At this stage, when the company is fighting to survive and become something with staying power, everyone needs to be suited up everyday.  It’s an exciting time and who would want to leave that – even for a surfing vacation in Bali.  Something important, earth shaking and difference making might happen while you are away.

Perhaps a generous vacation policy might be better served at the next stage of a company’s development, when everyone is out of the foxholes and there is less uncertainty about the future of the company.  That’s often a pretty crazy stage, too.  At least it’s a manageable stage, because there is more people and more cash flow and some professional managers, HR people and accountants who will make sure that one person or one bad decision won’t bring the company down while you are hiking the Grand Canyon.

As a founder of a start-up, if you have to offer people unlimited vacation to recruit the talent you need, you might as well shut the doors now and save yourself the time and agony.  If your idea, your product or you personally are not enough to bring in the foot soldiers who want to make a difference, then vacation days are not the answer.

Being a Manager in 2016

Being a Manager in 2016

As part of the SOHO (Small Office Home Office) event in Victoria on January 21, 2016, I was asked to join some of the other speakers, panelists, and experts to provide predictions for 2016.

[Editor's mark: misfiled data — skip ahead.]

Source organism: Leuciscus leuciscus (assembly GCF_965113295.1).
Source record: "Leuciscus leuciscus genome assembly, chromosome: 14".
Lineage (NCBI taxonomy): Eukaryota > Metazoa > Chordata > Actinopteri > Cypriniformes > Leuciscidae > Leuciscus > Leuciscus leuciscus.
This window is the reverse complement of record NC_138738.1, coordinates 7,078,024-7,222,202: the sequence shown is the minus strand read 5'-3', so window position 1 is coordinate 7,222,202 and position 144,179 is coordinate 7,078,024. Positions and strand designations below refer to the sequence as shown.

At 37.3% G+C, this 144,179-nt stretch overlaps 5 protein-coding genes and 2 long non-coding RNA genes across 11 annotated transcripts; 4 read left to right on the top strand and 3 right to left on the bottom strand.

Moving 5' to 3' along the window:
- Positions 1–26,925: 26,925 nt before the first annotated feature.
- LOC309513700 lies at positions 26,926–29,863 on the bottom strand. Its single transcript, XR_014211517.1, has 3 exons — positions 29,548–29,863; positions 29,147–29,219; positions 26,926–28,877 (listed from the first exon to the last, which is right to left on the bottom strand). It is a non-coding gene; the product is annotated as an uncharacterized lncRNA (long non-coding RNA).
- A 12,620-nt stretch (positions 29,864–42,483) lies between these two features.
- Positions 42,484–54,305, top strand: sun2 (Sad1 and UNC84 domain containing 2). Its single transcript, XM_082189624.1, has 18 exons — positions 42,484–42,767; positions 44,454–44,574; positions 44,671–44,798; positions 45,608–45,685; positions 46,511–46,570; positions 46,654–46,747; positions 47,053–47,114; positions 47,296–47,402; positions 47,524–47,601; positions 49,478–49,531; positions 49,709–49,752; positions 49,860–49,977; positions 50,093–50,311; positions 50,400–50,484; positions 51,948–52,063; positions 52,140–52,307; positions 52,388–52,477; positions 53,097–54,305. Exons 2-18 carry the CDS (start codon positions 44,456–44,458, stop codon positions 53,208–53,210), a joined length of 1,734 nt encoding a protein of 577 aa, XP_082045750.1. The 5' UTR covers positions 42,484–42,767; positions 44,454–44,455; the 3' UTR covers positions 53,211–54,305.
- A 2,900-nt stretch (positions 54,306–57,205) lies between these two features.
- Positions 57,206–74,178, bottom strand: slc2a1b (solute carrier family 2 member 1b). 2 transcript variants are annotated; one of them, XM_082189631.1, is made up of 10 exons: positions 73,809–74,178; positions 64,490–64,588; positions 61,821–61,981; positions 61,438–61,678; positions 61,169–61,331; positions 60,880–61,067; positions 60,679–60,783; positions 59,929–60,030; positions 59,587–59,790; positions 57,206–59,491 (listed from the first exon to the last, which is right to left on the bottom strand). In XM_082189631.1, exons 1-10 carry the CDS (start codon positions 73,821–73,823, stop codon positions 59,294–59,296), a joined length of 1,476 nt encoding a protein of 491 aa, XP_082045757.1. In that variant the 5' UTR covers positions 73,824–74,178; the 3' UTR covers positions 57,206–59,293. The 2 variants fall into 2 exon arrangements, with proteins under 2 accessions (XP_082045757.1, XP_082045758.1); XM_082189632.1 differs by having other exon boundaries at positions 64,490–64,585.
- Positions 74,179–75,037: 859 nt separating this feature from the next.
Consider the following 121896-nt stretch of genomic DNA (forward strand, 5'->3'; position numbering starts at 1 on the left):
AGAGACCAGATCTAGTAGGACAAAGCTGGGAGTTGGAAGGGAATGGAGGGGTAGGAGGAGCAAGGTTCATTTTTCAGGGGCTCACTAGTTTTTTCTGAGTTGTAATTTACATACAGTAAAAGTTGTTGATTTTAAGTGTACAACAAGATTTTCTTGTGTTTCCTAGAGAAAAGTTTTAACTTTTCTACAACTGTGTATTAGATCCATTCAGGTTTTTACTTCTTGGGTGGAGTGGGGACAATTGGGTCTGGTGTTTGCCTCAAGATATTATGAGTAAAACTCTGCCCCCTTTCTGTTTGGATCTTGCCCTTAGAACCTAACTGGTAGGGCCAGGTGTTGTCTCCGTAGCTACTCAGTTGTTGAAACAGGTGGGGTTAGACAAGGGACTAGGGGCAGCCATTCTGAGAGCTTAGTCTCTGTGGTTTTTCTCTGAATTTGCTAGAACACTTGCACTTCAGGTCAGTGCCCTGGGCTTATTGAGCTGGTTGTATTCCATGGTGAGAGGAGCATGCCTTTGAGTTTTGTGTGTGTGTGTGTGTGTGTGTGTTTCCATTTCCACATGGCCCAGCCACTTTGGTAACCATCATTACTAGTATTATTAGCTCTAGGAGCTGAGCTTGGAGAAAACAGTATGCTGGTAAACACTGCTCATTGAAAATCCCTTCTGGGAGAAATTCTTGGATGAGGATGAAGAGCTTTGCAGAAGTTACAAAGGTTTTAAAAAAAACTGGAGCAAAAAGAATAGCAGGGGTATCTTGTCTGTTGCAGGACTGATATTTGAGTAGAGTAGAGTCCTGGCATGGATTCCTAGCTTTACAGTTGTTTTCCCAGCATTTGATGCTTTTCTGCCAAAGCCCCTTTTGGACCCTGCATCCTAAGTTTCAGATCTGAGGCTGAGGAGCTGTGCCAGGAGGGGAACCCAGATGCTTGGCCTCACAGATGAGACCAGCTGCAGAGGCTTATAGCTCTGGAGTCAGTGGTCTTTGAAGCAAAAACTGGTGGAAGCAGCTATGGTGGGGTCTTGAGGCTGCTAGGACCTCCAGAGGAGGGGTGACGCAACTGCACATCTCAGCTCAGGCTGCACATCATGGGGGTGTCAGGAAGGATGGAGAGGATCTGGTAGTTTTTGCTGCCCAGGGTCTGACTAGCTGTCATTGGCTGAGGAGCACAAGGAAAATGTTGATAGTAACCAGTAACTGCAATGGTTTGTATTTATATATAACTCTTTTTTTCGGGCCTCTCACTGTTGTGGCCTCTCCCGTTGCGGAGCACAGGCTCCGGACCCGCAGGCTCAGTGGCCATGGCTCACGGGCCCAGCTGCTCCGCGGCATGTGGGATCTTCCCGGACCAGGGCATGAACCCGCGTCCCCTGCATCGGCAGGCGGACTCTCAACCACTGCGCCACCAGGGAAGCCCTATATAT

As I am a manager and my coaching is primarily with managers and business owners that manage small teams, my items are focused on what these “people managers” might see in 2016:

Your employees will get younger and they will better connect you with a younger customer.
Your younger staff will want to mentor you and your business will be better for it – so listen up!
More small business owners or sole proprietors will retire and sell their business – creating an opportunity for you!

The overall demographics of the workplace are starting to get younger as the largest generation in history, the Baby Boomers really start to retire.  2016 will be year 10 of a 25-year retirement window for most Boomers.

As the next group up, Gen Xers will move into executive roles and start or buy companies from retiring Boomers (my third point) the natural generation to fill the empty spots are Millenials, who are already the largest generation in the workforce:

millennials-workforce-compressor

This generation of workers will connect you to a younger customer – and you want these people as customers.  They are the largest segment of the working population – also known as people with regular income to spend at your business –  and will be for the next 30 years.

The long-term success of your business will depend upon your ability to sell to a Millennial.

Lucky for you, as Millennials join your team they can help you market and sell to their own kind.  And they won’t be shy about telling you how to do it (my second point) – and that’s OK.  Soak in what they have to share, give them a job with a purpose that they can pursue with passion and then lean on them to recruit more Millennials, as customers and as team members.  It’s an ambitious generation that will jump to the next job at dizzying speeds – and that is also OK.

Don’t fight it.

In 2016, embrace how Millennials can make your business better now and in the future.